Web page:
NEW YORK, March 31 (Reuters) - Last year, it was drought. This year, the U.S. dollar’s relentless rise has forced some retailers in Europe and Canada to hike coffee prices, caving in to severe cost pressure even as concerns grow about declining demand.
German discount supermarket chain Aldi South “had no option” but to raise prices in its home market after costs went up, due in part to the euro’s drop against the dollar, the company said.
At Aldi South stores, customers are paying 3.49 euros ($4) for a 500 gram bag of extra, ground coffee, up 6 percent following a hike last month, it said in a statement.
That is the highest in almost three years, said Frankfurt-based retail analyst Matthias Queck.
Germany’s second-largest coffee roaster, Tchibo, raised prices on some of its 500 gram units by 20-30 euro cents on March 2, spokesman Arnd Liedtke said. He did not give sales prices, but described the dollar’s move as “exceptional”.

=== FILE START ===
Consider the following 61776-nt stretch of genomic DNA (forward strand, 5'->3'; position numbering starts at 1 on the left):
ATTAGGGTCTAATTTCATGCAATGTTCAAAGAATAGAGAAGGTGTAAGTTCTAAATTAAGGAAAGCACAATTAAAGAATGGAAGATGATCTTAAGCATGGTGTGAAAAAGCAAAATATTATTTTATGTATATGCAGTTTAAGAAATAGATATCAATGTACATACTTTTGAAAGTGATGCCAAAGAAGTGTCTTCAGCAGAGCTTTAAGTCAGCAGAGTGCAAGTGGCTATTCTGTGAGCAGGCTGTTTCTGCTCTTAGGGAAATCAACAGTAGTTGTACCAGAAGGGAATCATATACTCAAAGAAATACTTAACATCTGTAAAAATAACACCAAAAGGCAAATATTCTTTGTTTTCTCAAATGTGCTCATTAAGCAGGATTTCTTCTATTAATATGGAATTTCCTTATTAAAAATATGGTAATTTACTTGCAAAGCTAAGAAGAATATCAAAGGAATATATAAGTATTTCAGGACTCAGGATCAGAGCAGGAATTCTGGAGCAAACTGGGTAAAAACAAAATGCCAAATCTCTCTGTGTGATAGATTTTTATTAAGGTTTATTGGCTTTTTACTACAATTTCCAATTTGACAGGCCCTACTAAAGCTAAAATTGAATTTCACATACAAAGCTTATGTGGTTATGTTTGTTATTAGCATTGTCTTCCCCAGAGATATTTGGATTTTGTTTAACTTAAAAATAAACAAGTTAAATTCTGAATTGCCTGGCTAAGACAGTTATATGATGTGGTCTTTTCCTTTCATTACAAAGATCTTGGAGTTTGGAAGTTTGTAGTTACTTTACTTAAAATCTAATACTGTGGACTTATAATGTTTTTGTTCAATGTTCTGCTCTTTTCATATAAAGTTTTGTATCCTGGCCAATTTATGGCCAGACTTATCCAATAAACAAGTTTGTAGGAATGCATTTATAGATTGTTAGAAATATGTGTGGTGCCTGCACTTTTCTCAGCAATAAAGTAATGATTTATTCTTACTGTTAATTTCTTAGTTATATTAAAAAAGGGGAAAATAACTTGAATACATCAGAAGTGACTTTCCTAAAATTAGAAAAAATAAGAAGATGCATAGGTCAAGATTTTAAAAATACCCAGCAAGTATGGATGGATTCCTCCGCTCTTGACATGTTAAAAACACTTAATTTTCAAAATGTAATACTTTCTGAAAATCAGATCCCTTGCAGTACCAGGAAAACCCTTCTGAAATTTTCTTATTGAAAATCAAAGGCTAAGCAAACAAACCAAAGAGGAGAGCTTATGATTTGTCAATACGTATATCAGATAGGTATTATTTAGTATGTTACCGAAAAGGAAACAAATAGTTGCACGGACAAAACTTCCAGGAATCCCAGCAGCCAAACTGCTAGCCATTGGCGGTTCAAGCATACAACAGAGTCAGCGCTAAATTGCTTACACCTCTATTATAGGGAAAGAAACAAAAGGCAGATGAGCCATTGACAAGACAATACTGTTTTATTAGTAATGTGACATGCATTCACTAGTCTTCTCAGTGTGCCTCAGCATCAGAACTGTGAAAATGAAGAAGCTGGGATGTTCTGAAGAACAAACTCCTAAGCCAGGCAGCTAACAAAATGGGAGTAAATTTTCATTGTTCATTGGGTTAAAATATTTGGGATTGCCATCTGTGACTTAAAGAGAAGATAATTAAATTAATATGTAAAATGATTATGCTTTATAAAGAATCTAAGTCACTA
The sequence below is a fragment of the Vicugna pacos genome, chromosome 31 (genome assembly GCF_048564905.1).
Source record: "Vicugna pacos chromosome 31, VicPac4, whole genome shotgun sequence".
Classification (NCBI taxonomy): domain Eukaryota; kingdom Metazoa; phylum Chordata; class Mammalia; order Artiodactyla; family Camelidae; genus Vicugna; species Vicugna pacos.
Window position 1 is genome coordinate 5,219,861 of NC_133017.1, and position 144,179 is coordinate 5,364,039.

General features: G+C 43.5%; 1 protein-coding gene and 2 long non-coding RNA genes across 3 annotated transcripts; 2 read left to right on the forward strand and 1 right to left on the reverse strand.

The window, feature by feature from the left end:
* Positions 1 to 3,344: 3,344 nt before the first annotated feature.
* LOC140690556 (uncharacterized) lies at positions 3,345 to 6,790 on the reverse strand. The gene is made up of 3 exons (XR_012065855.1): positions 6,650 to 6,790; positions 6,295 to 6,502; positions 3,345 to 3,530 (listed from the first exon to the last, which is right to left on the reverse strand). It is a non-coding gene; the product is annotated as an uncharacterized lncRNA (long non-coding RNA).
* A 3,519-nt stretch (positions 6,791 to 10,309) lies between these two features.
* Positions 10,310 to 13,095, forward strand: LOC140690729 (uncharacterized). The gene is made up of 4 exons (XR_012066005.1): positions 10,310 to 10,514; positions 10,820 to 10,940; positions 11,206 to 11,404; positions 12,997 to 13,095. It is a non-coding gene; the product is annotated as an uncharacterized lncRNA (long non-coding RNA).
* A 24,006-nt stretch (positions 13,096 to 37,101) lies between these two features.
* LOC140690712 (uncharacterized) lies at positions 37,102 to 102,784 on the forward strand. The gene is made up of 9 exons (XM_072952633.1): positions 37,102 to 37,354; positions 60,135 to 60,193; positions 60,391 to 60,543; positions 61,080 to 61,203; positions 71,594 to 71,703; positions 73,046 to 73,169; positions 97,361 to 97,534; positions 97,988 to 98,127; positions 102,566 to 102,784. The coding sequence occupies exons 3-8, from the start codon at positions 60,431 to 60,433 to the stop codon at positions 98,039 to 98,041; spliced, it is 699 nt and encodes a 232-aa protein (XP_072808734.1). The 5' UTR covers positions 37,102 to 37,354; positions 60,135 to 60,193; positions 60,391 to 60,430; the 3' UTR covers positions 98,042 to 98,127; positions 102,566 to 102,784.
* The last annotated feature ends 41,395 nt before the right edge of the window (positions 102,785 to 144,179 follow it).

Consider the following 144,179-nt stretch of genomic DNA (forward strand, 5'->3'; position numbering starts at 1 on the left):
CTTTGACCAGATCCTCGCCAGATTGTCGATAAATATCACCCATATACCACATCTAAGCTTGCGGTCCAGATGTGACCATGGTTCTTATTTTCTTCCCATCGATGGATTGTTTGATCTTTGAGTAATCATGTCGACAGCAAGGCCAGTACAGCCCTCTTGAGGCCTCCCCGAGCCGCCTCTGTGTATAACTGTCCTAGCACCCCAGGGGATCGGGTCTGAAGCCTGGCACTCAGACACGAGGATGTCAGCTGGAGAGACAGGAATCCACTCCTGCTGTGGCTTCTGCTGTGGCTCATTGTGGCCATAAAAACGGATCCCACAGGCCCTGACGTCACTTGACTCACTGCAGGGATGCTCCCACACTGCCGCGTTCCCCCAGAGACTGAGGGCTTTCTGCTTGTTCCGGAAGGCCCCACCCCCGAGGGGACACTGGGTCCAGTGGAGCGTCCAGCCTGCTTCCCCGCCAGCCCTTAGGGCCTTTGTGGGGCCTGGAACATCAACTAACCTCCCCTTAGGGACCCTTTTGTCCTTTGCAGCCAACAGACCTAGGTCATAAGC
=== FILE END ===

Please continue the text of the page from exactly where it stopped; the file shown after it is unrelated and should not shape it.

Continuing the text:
Liedtke said it was too early to tell what impact the price hike would have on sales, but that the company was monitoring it closely.
“Whenever you change prices, the effect on volume can be extreme either way,” he said.
The greenback’s rise against the Canadian dollar was a factor behind Tim Hortons’ decision to raise prices at its more than 4,500 stores in Canada and the United States late last year, a source familiar with the situation said.
A spokeswoman for Hortons, owned by Restaurant Brands International, confirmed the rise, citing rising operational costs and coffee prices.
Arabica futures have plunged nearly 40 percent from 2-1/2 year highs in October, providing relief to many roasters’ margins.
But the sudden surge in the dollar meant roasters in countries outside the United States did not benefit as much from the drop-off in futures prices, which lost 20 percent in dollars in the first quarter of 2015, but just 10 percent in euro terms.
The hikes also come after companies like Kraft Foods Group Inc, the maker of Maxwell House coffee, and J.M. Smucker Co, which sells Dunkin’ Donuts brands, implemented price hikes last year that hurt sales as customers shifted to cheaper private-label brands.
That move came after green coffee prices nearly doubled in just over four months as a severe drought parched crops in top-producer Brazil.
$1 = 0.9307 euros Reporting By Luc Cohen; Editing by Josephine Mason and Gunna Dickson